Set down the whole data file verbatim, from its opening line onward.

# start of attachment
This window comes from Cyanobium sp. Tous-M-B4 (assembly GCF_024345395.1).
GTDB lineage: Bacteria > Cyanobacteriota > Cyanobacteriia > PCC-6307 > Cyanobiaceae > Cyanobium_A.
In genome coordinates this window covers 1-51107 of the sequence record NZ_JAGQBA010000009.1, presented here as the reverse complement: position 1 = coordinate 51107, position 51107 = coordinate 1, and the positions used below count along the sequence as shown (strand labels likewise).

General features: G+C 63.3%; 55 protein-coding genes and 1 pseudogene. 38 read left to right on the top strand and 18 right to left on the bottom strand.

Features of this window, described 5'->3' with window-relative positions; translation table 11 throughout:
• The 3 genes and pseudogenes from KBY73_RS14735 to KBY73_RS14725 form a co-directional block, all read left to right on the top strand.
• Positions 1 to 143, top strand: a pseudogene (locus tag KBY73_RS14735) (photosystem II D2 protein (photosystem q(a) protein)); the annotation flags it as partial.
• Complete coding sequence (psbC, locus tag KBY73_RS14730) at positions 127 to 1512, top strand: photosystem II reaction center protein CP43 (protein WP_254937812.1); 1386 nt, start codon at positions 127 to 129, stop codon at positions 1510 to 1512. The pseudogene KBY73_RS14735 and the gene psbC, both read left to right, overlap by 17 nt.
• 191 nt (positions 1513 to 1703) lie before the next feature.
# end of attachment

This window comes from Cyanobium sp. Tous-M-B4 (assembly GCF_024345395.1).
GTDB lineage: Bacteria > Cyanobacteriota > Cyanobacteriia > PCC-6307 > Cyanobiaceae > Cyanobium_A.
In genome coordinates this window covers 1-51107 of the sequence record NZ_JAGQBA010000009.1, presented here as the reverse complement: position 1 = coordinate 51107, position 51107 = coordinate 1, and the positions used below count along the sequence as shown (strand labels likewise).

General features: G+C 63.3%; 55 protein-coding genes and 1 pseudogene. 38 read left to right on the top strand and 18 right to left on the bottom strand.

Features of this window, described 5'->3' with window-relative positions; translation table 11 throughout:
• The 3 genes and pseudogenes from KBY73_RS14735 to KBY73_RS14725 form a co-directional block, all read left to right on the top strand.
• Positions 1 to 143, top strand: a pseudogene (locus tag KBY73_RS14735) (photosystem II D2 protein (photosystem q(a) protein)); the annotation flags it as partial.
• Complete coding sequence (psbC, locus tag KBY73_RS14730) at positions 127 to 1512, top strand: photosystem II reaction center protein CP43 (protein WP_254937812.1); 1386 nt, start codon at positions 127 to 129, stop codon at positions 1510 to 1512. The pseudogene KBY73_RS14735 and the gene psbC, both read left to right, overlap by 17 nt.
• 191 nt (positions 1513 to 1703) lie before the next feature.